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Terrorism arrests - moving from the political to the judicial

By Waleed Aly - posted Monday, 14 November 2005

Last Tuesday began with an awful sense of dêja vu for many Australian Muslims. Ever since ASIO raided several homes in Melbourne, Sydney and Perth in October 2002, news of overnight raids has assumed a sadly familiar ring.

It always begins with feelings of panic and fear. Australian Muslims vividly remember how children were needlessly held at gunpoint in the 2002 ASIO raids. And there has been growing mistrust of law enforcement and intelligence agencies among many Muslims.

A series of raids since has yielded very few charges. For all the spectacular activity, only one man was convicted on terrorism offences in Australia. It was not so much the raids themselves as the deafening silence following them that was frightening. The sheer dearth of tangible results led many to wonder whether or not these agencies were abusing their powers.


And it's not as if the agencies are immune to stuff-ups: just ask Bilal Daye and Fatme Iali, who were recently awarded an out-of-court settlement after ASIO raided their home by mistake. The suspicion was that law enforcement and intelligence activities were achieving little more than violating the rights of innocent people. The initial knee-jerk response on Tuesday was, naturally, to fear the worst.

But as events unfolded, it was clear that this week's raids represent a profoundly different case. This is not to say there were no causes for concern. Reports of a media tip-off sit uncomfortably, and police exclamations of thwarting a terror operation before anyone has even been tried smack of contempt.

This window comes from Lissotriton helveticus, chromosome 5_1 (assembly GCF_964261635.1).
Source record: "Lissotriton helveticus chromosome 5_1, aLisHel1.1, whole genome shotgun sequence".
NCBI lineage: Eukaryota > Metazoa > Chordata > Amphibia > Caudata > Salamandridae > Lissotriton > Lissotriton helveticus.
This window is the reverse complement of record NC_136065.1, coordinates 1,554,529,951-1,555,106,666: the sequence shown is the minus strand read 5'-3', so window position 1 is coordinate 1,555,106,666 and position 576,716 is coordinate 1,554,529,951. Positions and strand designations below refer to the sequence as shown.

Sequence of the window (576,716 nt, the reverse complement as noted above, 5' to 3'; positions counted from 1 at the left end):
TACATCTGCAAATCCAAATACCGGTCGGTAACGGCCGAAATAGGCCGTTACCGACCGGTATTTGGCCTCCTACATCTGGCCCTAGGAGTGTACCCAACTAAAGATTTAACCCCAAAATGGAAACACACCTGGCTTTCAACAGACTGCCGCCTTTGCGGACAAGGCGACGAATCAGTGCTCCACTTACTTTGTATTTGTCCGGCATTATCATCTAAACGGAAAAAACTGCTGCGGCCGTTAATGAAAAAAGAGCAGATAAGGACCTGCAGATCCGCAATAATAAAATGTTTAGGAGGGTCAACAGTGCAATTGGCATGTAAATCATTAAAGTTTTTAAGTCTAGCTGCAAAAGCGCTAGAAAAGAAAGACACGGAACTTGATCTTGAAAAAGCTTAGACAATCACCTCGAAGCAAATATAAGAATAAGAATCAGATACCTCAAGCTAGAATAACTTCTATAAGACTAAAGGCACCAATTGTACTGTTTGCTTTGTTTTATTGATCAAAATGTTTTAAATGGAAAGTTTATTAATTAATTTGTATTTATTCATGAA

But the arrests, which critics such as myself had so often called for on previous occasions, were made at long last. Charges were laid. Bail applications were heard. Prosecutions will ensue. The criminal justice system will finally be set in motion.

We should not underestimate just how big a difference this makes. It is all well and good for politicians to speak of endless briefings of terrorist threats, or for security officials to tell us how many potential terrorists there are in Australia.

But the unaccountable secrecy of national security is a tyrant's best friend. The problem has always been that such claims were conveniently beyond the ambit of public and independent scrutiny.

But now, in this particular case, that is no longer true. Federal and state police have put up. All the claims of hundreds of hours of damning intercepted chatter, the stockpiling of bomb-making chemicals, the links to proscribed terror organisations are about to be put to the test. This is no longer about asking the Australian public just to believe. The prosecution will have to convince an independent court that no reasonable doubt remains of the accuseds' guilt.


And for those in the habit of asserting the innocence of the raided, that, too, will be put to the test. Defence lawyers will do everything in their power to ravage the prosecution case, and magistrates will assess the evidence. The raided men will now have their day in court.

Provided the trial is fair, there is little cause for any complaint. The initial public-feeding frenzy jeopardised this, but the delay before trial should help, and in Australia's fiercely independent courts, a fair trial is still probable. Important is the fact that federal Police Commissioner Mick Keelty is suppressing details of the charges against the accused precisely because, as he puts it, "it's important that we give these people a fair opportunity to prepare their defence before the court, rather than run the trial in the media".

No one likes to see raids taking place. Innocent family members always suffer and images of hundreds of police officers across the nation storming into homes in the dead of night feel as though they belong on the movie screen. There is something surreal and unsettling about an operation of this magnitude taking place in familiar Australian suburbs. This is our new celluloid reality.

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First published in The Australian on November 10, 2005.

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About the Author

Waleed Aly, a Melbourne lawyer, is a member of the Islamic Council of Victoria executive. He is a lecturer in the Global Terrorism Research Centre at Monash Univeristy. His book, People Like Us (Picador), will be published in September.

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